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Deji Toye on Segun Adefila’s “A Dance…”

Writer and friend, Deji Toye, takes on my latest review of Segun Adefila’s production of A Dance of the Forest and produces something fine and beautiful – a wide and robust review of not just the work itself and the genius of its creator but the director’s work in particular, and his influences. An excerpt:

Adefila’s discipline could produce a revue on the point of a pin. Then, as a director, he has that propensity to strip a script to its bare essence and recast it in a mould all his own. A director who pushes the directorial licence farther than most, for him, a constant Brechtian jolt of his audiences to see through the seductive entertainments of the show into their own shocking reality is almost an obligation. And to achieve this, that stand-up comic trick of ‘something happened on the way to the theatre’ is an artistic reality. 

More here.

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WRITER HENRY LEE DUMAS (1934-1968) Turns 80! (July 20)

The great god Shango in the African sea
reached down with palm oil and oozed out me.
                                Henry Dumas, “Knees of a Natural Man” (1989)

Dumas’ Rebirth in Word-Deed

Awake as a quake, dreamin’ Henry wrought

Hank into “Ankh,” Dumas into “Samud.” Named

his poems “sabas” & “ikefs,” his friends

“Headeye” & “Jonoah,” his settings “Sweetwater” &

“Harlem,” his vessels “afro-horn” & “soul-

boat,” his heroes “Probe” & “Sun Ra”

& his brothers “Fon” & “cosmic arrows.”

                        Eugene B. Redmond, “Arkansippi Memwars . . .” (TWP 2013)

henry-dumasWriter Henry Lee Dumas (1934-1968)–whose posthumously published works include “Ark of Bones,” “Jonoah and the Green Stone,” “Knees of a Natural Man” (poems) and “Echo Tree”–would have been 80-years-old today (July 20). Born in Sweet Home (Arkansas), and raised in Harlem from the age of 10, he was a teacher at Southern Illinois University’s Experiment in Higher Education (East St. Louis).

Among his colleagues at EHE were Katherine Dunham, Edward Crosby, Joyce Ladner, Oliver Jackson, Hale Chatfield and yours truly. As literary executor of the Dumas estate (with the consent of his widow, Loretta Dumas), I have received invaluable support from Toni Morrison, Amiri Baraka, Maya Angelou and James Baldwin (among scores of others) over the past 46 years. Morrison, who called Dumas “magnetic” and “a genius, an absolute genius,” published his works while an editor at Random House, noting that a “very deserved cult” had grown up around him. One “cult” member, the late Jayne Cortez, referred to collective efforts to keep his work before a reading-listening-studying public as “the Henry Dumas Movement.” The Henry L. Dumas Foundation, whose goal is to create a namesake Library and Cultural Center, has been established in Sweet, Arkansas.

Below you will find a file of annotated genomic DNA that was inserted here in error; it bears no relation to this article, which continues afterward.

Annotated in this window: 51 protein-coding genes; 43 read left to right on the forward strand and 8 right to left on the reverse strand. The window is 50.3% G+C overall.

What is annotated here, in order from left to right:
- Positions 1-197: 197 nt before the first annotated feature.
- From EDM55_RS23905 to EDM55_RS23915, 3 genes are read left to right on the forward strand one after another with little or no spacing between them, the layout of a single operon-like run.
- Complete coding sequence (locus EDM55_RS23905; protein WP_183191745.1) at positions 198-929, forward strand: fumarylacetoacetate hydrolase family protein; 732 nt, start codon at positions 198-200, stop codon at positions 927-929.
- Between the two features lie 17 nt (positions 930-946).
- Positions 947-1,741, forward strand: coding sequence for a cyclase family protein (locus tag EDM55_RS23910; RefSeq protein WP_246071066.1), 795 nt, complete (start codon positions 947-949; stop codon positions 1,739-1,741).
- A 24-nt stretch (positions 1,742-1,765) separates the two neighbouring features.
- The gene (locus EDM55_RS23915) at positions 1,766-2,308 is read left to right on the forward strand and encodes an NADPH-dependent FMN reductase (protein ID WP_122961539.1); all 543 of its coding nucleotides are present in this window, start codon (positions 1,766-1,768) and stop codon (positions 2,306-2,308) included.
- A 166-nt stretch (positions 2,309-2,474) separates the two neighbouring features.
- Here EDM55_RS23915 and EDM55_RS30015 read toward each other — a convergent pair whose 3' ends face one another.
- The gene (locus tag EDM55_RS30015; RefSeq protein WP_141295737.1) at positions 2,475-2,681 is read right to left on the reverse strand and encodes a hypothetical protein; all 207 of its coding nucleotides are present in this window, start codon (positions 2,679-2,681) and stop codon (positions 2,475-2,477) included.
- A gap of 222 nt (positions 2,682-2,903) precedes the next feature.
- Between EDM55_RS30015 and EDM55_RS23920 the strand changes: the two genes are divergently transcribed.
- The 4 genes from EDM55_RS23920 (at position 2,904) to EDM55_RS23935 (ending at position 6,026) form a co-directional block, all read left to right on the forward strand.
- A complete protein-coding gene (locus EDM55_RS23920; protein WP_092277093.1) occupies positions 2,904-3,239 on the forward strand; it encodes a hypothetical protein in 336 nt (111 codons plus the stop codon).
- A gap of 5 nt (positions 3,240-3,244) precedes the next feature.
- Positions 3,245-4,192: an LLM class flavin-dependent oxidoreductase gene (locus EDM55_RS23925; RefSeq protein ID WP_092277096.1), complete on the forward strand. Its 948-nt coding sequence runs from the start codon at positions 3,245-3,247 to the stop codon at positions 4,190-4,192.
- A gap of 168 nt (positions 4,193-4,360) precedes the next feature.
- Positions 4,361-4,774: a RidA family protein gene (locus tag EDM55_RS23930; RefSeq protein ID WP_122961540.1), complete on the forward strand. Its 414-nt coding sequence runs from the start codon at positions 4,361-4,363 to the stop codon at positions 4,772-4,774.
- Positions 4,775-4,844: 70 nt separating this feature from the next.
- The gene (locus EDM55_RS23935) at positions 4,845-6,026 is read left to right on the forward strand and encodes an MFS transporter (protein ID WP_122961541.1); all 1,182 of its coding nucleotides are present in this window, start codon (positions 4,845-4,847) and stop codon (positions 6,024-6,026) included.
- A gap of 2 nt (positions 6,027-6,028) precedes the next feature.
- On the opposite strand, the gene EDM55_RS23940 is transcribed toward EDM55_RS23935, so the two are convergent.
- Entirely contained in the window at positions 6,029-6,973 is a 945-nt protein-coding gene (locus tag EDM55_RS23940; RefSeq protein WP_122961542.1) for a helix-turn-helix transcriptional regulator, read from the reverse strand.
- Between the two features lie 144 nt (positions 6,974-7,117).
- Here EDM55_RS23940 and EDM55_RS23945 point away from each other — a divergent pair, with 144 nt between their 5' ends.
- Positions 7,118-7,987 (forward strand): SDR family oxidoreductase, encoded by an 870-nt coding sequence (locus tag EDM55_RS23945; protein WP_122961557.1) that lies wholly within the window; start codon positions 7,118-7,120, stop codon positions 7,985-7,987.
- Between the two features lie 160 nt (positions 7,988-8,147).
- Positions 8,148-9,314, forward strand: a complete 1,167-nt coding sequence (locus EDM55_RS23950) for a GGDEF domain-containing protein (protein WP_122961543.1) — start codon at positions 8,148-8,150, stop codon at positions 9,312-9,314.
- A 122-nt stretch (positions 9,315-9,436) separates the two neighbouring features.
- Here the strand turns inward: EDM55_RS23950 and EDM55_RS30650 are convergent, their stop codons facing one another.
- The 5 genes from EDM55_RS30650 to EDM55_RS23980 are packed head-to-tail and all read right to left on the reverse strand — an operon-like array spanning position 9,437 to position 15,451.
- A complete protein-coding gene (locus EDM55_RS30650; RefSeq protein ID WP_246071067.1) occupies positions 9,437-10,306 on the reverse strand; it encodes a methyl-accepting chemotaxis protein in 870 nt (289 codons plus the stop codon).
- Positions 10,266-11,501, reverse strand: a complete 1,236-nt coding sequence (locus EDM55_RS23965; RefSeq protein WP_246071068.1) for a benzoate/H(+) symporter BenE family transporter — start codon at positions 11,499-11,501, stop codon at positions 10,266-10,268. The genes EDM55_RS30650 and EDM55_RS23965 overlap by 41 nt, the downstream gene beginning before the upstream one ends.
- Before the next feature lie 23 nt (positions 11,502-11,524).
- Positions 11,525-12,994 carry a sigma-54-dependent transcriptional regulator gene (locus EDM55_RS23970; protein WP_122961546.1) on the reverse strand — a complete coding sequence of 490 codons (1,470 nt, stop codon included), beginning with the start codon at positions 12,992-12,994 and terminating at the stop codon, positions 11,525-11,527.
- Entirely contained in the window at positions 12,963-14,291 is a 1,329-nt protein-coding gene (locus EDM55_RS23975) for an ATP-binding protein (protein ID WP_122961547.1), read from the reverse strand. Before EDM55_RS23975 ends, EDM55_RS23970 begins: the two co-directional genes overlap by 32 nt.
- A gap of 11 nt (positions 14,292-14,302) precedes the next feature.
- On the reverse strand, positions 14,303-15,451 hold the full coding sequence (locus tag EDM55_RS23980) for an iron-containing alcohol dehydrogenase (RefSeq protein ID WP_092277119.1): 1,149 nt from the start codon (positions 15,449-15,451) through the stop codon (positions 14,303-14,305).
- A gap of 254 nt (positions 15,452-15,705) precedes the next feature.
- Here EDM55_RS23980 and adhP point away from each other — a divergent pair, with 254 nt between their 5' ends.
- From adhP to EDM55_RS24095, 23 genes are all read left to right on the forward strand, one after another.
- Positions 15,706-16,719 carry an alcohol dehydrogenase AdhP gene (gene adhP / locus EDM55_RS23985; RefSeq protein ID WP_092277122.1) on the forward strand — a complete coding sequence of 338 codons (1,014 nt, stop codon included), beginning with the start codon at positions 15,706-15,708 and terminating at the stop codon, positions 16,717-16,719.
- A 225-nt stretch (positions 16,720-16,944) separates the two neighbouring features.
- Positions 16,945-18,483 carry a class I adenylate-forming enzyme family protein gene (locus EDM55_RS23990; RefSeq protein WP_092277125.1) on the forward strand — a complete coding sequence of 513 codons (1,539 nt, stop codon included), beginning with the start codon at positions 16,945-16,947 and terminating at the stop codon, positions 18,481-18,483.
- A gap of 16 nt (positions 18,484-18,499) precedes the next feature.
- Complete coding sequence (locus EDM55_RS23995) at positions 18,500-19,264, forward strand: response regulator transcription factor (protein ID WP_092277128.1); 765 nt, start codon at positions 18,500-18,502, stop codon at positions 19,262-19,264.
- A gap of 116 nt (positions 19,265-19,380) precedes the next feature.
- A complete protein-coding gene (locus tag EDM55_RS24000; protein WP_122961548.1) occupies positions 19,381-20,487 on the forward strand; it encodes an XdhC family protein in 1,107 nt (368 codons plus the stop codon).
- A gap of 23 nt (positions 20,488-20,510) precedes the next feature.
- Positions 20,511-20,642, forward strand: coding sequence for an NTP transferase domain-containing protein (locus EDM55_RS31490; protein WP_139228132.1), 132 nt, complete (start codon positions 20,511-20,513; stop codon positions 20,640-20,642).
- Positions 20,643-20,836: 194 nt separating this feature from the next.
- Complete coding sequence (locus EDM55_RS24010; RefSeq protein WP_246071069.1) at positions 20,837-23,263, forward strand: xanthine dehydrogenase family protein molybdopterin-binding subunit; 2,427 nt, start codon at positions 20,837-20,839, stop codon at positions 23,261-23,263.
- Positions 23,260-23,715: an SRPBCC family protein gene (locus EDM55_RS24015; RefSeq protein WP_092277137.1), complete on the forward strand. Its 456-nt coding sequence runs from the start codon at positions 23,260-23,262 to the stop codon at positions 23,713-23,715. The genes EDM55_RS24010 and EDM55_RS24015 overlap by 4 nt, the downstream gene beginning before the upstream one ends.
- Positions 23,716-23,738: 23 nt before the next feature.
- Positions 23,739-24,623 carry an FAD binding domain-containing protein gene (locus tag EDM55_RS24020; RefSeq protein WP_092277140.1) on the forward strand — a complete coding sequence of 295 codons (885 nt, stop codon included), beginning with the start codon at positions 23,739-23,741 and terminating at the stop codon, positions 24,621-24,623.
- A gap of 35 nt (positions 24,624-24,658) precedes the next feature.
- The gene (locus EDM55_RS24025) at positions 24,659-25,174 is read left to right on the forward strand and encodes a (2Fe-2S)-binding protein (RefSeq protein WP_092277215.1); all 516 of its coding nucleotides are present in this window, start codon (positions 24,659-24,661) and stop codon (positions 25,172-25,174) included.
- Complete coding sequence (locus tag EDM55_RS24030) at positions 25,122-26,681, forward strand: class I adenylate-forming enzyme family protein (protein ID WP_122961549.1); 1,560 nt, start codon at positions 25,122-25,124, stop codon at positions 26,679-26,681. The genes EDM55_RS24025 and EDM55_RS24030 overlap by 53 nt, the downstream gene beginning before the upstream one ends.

HD is patron saint of the East St. Louis-based EBR Writers Club which turned 28 this year. –EBR

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A Dance of Complexities

“One of the magical things about theater is that it gathers a crowd of people in a quiet space, and each member of the audience gets to see how people respond differently to the different things being said on stage. The person next to you will laugh at something that you’d never think of laughing at, and you’ll get a glimpse into all the different ways of viewing the world. Unfortunately, so much theater today is less nuanced. It gives you a large dose of one way of thinking, in hopes of getting as many of the same type of people into the theater as possible.” – a thespian recently features on the Humans of New York page.

IMG_2113 I begin my review of a stage production of Wole Soyinka’s A Dance of the Forest (1963) by Segun Adefila’s and the Crown Troupe of Nigeria from this, a succinct appraisal of theatre as a vehicle to entertain and inform a populace without catering to mass appeal alone, but rather individual tastes through a large but severally tailored offerings.

Perhaps no other play could be used as a poster example for the complexity of theatre and its ability to regenerate itself in a myriad of colours to diverse people than this production which, produced to mark the 80th birthday festivities of its playwright, was only one of the few other performances of the author’s play around the same time. In actual fact, another production of the same play, at a far larger and ambitious scale, was performed on the night of the celebrant’s birthday itself, right across from his front yard in Abeokuta, with trees, shrubs, and real life rock formations as a live set. Photos from that ambitious performance posted on social media depicts a throbbing energy of an audacious imagination, with an air of theatrical verisimilitude for which the author should be extremely proud: an ensemble of real life masquerades, for starters. But I digress…